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"Cyanide treatment inconsistency"



2005

I am having some trouble controlling my cyanide concentrations on my waste water effluent. It seems that every time I have a "spike" in my effluent Chlorine concentrations I also see a "spike" in cyanide concentrations. Is this likely from iron complexes or is there a problem with my cyanide destruct system (I am using a 2 stage system that seems to be well mixed, the pH of the first stage is 10.5 - 12.5 and the second is pretty steady at pH 8.5, resident times are in the hours)

Please Help!

Thanks,

Edward Lewis
- Plymouth, Minnesota, USA
^


First of three simultaneous responses -- 2005

The first stage converts CN to cyanate. The second stage converts it to CO2 and N2. I do not run a destruct system, but my failing memory says that the pH of the second stage was supposed to be around 4 or the reaction is terribly slow.

James Watts
- Navarre, Florida
^


Second of three simultaneous responses -- 2005

How are you controlling chlorine in the first stage? Are you certain you have enough? Second stage pH seems a bit high. Heavy metal cyanide complexes can be very difficult to destroy completely with chlorination. Try lower pH in the second stage. If all else fails, you can try to negotiate for a permit modification which will require analysis of only free chlorine, and that is much easier to do. Good luck.

jeffrey holmes
Jeffrey Holmes, CEF
Spartanburg, South Carolina
^


Third of three simultaneous responses -- 2005

Quite possibly, you have a spike of a complexed cyanide complex that is difficult to break, which the ORP system see's as cyanide demand, but which would explain the chlorine spike, and the cyanide is resistant to the destruction, which would explain the cyanide. Iron and nickel causes are usually to blame. You might raise the ORP in Stage 1 to over 700 mV and see if that helps.

tom baker
Tom Baker
wastewater treatment specialist - Warminster, Pennsylvania
^


2005

It is hard to understand a correlation between excess chlorine and cyanide spikes in your effluent if the influent to your cyanide treatment system is relatively constant.

Likewise, if the problem is due to complex cyanides, like ferricyanides, it would also be a consistent problem if the feed to your system is relatively constant.

However, if there are periodic dumps of a solution with a high cyanide concentration that are treated in this system, then this could be the problem. A high cyanide concentration is likely to cause overfeeding of the bleach, and may also contain complex cyanides that are not readily destroyed by chlorination, and that would not be present on a day to day basis.

I recommend that you look for a correlation between solution dumps and this problem. If you find this is the problem, then you need to treat the dumps more aggressively.

Lyle Kirman
consultant - Cleveland Heights, Ohio
^


2005

Thanks for the replys everyone. Here is a little more info that some of you asked for. The first stage has an ORP controler and the setpoint is currently above 700mV (I read the standard is more like 400mV but from past reports that wasn't enough). I am having a consistancy problem with the influent to the system and that is going to be looked into. Thanks for you help. Any other suggestions are more than welcome!

Edward Lewis
- Plymouth, MN, USA
^


2005

I don't know if anyone will be checking in on this thread but I am look for an answer regarding the use of sodium metbisulfate to reduce the excess bleach leaving my cyanide destruct system. If the cyanide is only converted to cyanate is SMB strong enough to reduce it back into cyanide?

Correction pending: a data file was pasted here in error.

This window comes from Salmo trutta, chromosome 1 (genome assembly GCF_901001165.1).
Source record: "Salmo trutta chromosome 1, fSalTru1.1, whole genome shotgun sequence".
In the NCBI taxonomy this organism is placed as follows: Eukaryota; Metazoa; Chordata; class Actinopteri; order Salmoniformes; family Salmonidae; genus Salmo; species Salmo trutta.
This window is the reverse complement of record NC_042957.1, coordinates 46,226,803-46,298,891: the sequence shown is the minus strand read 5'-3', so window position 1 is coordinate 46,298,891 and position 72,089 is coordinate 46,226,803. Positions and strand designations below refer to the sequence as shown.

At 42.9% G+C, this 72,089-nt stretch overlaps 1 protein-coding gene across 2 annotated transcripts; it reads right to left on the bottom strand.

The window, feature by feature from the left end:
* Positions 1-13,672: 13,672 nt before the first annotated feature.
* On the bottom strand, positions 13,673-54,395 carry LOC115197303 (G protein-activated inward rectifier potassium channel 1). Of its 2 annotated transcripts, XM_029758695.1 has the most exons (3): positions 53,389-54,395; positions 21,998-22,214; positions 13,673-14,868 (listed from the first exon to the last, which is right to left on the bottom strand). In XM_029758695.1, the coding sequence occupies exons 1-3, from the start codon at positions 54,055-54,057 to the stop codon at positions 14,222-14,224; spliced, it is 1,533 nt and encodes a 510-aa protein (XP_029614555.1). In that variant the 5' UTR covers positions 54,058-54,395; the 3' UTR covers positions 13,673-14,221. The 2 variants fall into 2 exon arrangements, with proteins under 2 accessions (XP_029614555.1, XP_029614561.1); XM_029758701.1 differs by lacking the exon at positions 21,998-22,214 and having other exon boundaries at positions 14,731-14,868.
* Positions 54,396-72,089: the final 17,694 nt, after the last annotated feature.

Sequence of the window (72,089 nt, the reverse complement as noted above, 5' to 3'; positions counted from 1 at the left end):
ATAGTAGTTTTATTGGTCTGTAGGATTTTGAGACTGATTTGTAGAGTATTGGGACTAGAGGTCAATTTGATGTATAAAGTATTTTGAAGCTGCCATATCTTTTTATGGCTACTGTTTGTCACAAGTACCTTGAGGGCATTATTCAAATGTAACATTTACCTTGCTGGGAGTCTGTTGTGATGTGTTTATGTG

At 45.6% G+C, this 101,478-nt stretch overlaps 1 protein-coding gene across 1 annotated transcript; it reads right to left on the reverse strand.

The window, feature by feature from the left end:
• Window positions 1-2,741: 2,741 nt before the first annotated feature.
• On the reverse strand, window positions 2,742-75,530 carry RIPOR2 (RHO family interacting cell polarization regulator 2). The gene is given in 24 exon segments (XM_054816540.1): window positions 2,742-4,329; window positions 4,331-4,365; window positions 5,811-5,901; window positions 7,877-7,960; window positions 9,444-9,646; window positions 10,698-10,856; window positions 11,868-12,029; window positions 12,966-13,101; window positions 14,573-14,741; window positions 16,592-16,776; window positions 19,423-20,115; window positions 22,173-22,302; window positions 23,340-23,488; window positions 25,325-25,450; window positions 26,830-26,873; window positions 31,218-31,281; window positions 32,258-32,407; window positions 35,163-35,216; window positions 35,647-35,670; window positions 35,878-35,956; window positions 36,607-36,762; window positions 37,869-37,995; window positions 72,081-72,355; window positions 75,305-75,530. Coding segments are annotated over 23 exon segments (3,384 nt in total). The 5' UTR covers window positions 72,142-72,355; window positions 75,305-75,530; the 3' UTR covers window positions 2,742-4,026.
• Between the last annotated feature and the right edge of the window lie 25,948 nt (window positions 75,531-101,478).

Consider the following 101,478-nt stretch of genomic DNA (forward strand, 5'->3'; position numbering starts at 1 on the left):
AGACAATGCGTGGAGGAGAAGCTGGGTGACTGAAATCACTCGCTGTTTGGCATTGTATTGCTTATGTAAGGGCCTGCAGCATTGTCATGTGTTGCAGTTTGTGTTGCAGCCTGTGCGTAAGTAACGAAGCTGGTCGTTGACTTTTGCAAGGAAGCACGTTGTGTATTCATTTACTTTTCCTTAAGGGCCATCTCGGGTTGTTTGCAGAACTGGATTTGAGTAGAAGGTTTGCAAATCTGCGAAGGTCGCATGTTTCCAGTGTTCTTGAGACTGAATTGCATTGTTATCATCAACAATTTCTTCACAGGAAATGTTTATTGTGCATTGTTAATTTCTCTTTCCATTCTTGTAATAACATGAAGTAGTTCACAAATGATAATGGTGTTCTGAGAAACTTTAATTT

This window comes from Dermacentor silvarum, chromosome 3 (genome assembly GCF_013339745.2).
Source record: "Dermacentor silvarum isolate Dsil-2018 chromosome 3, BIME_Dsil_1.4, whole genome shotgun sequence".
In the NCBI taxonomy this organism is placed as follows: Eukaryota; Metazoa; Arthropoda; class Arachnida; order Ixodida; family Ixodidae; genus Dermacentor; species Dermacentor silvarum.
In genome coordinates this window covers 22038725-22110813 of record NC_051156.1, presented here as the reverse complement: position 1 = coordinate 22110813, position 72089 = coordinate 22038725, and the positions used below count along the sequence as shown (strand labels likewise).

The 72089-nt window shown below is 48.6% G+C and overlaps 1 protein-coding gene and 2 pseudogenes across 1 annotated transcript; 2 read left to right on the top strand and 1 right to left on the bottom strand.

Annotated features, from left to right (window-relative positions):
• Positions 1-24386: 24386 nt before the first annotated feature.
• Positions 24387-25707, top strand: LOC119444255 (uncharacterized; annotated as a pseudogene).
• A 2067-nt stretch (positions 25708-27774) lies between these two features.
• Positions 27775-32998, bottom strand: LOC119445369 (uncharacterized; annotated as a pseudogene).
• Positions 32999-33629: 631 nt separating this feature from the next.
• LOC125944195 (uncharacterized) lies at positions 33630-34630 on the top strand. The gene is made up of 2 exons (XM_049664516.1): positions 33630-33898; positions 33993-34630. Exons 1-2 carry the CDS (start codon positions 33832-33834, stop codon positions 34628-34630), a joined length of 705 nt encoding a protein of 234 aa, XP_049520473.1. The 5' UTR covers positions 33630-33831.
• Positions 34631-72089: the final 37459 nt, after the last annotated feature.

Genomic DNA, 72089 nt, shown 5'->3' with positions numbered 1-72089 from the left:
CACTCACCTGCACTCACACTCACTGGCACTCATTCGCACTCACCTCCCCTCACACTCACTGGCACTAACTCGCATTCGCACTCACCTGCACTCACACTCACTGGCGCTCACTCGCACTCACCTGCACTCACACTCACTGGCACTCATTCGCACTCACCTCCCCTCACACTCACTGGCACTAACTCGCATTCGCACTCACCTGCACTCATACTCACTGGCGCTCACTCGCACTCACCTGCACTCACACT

Edward Lewis
- Plymouth, MN, USA
^


2005

You cannot go back to cyanide once you have broken it down to cyanate. The reaction is not reversible by the utilization of a reducing agent.

tom baker
Tom Baker
wastewater treatment specialist - Warminster, Pennsylvania
^


2005

Since you mention a problem controlling influent, I would suggest a surge tank giving you 15 minutes or more retention to try to eliminate spikes of influent.

Gene Packman
process supplier - Great Neck, New York
^


2005

I believe that you can reduce cyanate back to cyanide by using sodium metabisulfite or any reducing agent. However, if your second stage is destroying the cyanate, i.e breaking the cyanate down to carbon dioxide and nitrogen, you should not have any cyanate to reduce after the second stage because the components of the compound (C & N) have been released as gases.

Derek Burton
- Atlanta, GA, USA
^


2005

Tom Baker is right. Cyanate cannot be reduced back to cyanide after it is formed by the hydrolysis of cyanogen chloride.

If iron cyanides are present, a positive chlorine residual will ensure that they are present as the ferricyanide ion. Although both ferricyanide and ferrocyanide form insoluble precipitates with transition metals, ferricyanides are more soluble. It is possible that this inhibition of precipitative removal by the excess chlorine is the cause of your problem.

Excess chlorine also has a generally negative effect on flocculation and settling. When I do batch treatments, I always neutralize it with sodium metabisulfite before adding coagulants and flocculant. I get better results that way.

dave wichern
Dave Wichern
Consultant - The Bronx, New York
^


March 23, 2008

How are you analyzing Cyanide? There are significant interferences with titration or colorimetry after distillation that could cause the belief that iron cyanide has been destroyed when it has not.

How long after sampling is cyanide analyzed? The presence of thiocyanate in preserved samples can react upon storage to form cyanide false positives upon analysis.

William Lipps
analytical - College Station, Texas
^

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